The Washington PostDemocracy Dies in Darkness

Russia’s Bolshoi, Mariinsky cancel top choreographer Alexei Ratmansky

Works by Ratmansky, an outspoken critic of the war in Ukraine, have recently been stripped of his name

American Ballet Theatre dancers rehearse with Alexei Ratmansky, an outspoken critic of Vladimir Putin, in 2018. (Rosalie O’Connor)

It appears that Alexei Ratmansky, one of the world’s most famous and esteemed living ballet choreographers, born in St. Petersburg and an outspoken critic of the Russian war in Ukraine, has been canceled in Russia. His name has been removed from his works listed in the repertoires of the Bolshoi and Mariinsky ballet companies.

“It hurts,” Ratmansky wrote in an email to The Washington Post on Friday, “but it didn’t come as a surprise.” A Ratmansky ballet would be prized by any ballet company of note around the world. The creator of musically sophisticated, often witty and classically refined ballets, he has for several years been artist in residence at American Ballet Theatre.

Before that, he was artistic director of the Bolshoi from 2004 to 2009. The Bolshoi is scheduled to perform his “Flames of Paris” on Nov. 13, but its website no longer lists him as choreographer. Similarly, the Mariinsky repertoire lists his productions of “Anna Karenina,” “Little Humpbacked Horse” and “Concerto DSCH,” but his name no longer appears as the creator of any of them.

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Throughout his career, Ratmansky has been widely identified as a Russian choreographer, but he recently told The Post that the war has complicated that. He was born in Russia, but his father is from Kyiv, and Ratmansky grew up there and danced with the Ukrainian National Ballet early in his career. His family and his wife’s family still live in Kyiv. He has been a vocal supporter of Ukraine artists and recently said that, “since the war started, I am absolutely Ukrainian with all my soul, because that is where my heart is.”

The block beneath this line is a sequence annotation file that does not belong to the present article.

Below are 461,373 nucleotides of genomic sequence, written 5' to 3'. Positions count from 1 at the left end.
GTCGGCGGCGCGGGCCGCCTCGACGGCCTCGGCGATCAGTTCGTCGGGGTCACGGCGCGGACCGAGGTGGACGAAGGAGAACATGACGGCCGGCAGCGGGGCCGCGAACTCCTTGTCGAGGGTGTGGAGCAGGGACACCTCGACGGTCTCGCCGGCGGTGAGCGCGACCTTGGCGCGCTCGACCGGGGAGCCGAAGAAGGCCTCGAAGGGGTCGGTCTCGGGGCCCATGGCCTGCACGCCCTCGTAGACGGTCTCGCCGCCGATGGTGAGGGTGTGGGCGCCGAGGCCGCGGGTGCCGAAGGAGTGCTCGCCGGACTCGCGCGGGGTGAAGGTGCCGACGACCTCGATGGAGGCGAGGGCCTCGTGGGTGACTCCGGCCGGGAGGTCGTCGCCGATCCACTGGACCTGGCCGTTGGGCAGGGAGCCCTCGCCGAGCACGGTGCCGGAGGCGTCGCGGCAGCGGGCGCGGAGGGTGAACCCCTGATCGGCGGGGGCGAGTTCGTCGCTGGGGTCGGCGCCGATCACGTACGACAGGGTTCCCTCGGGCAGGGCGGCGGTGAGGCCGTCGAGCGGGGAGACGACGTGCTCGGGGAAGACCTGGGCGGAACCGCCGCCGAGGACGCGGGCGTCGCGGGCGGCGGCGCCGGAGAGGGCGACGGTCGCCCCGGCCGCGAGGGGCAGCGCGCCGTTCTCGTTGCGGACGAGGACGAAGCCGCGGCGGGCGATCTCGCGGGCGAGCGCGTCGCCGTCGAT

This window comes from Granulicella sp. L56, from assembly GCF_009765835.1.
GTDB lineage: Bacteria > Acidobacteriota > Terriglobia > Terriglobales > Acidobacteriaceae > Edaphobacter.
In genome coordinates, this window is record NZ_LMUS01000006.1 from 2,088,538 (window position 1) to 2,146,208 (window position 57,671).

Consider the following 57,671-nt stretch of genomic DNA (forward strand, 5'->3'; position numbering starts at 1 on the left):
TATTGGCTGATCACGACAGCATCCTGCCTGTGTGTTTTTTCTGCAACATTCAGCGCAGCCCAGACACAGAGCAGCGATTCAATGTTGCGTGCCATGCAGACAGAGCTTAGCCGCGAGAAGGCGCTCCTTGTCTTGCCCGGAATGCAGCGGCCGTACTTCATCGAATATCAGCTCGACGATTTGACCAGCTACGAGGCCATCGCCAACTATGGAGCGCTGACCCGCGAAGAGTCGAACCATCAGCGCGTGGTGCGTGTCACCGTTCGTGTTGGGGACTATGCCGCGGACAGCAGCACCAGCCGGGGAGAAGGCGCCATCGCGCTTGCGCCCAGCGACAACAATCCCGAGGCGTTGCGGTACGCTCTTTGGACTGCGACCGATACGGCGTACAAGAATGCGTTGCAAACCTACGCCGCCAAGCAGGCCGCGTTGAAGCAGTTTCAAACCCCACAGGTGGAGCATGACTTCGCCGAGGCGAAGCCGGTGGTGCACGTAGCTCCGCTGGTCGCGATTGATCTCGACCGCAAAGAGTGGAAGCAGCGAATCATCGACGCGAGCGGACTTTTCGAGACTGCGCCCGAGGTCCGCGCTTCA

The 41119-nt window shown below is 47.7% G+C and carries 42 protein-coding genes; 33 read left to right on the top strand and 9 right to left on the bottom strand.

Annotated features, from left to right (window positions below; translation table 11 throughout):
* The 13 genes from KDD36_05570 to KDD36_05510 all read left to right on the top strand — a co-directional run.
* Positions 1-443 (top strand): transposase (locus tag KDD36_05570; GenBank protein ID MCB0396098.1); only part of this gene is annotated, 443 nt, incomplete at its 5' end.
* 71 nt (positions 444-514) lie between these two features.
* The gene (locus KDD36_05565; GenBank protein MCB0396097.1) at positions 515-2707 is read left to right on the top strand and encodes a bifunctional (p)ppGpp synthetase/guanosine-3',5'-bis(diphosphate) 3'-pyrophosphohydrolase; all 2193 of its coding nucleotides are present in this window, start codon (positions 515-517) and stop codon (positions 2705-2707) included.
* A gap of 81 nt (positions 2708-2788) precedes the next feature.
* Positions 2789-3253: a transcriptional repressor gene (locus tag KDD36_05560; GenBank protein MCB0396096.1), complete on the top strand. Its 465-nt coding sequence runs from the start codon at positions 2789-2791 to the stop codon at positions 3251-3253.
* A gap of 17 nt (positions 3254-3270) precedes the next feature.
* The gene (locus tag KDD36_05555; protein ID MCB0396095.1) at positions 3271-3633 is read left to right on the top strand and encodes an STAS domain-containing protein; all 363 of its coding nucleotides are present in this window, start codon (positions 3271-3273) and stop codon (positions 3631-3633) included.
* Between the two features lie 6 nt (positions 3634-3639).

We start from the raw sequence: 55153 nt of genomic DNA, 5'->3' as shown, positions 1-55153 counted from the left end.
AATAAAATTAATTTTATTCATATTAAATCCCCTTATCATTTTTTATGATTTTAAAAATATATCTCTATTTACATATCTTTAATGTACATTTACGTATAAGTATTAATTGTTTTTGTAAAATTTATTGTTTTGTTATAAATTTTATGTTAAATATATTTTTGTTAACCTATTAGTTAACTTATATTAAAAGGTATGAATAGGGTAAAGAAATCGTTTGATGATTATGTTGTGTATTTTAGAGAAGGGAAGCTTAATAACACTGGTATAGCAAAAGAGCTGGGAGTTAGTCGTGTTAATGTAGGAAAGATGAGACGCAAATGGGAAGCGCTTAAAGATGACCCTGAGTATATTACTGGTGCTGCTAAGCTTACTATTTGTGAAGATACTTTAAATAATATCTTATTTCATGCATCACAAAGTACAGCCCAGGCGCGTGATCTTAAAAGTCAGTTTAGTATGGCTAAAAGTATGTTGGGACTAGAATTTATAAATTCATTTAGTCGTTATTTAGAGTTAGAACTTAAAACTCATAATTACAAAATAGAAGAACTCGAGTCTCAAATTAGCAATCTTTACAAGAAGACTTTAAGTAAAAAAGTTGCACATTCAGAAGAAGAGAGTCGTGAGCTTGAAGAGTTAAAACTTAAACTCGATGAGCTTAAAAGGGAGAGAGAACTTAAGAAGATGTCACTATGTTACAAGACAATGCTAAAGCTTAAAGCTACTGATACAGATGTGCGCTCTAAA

When the Russian invasion of Ukraine began, Ratmansky, who is based in New York, was in Moscow working with Bolshoi dancers. At that time, he said in his email, he asked both the Bolshoi and Mariinsky “to suspend my ballets. Instead, they decided to keep the ballets but suspend my authorship of these ballets. It is illegal, yes, but what is legal in Russia after February 24?” Ratmansky added: “I would like to believe that both theaters were under a lot of pressure, and it wasn’t their own initiative. But who knows.”

Officials at the Bolshoi and Mariinsky did not immediately respond to requests for comment. The move feels sadly familiar to one close observer of the Russian arts. “It’s the old playbook,” said Simon Morrison, a music professor at Princeton University and author of the Russian ballet history “Bolshoi Confidential.” “For centuries Russia appropriated Ukrainian culture while abusing Ukraine, and here Ratmansky, who’s proud of his Ukrainian background, is effectively canceled in Russia for protesting that abuse.”

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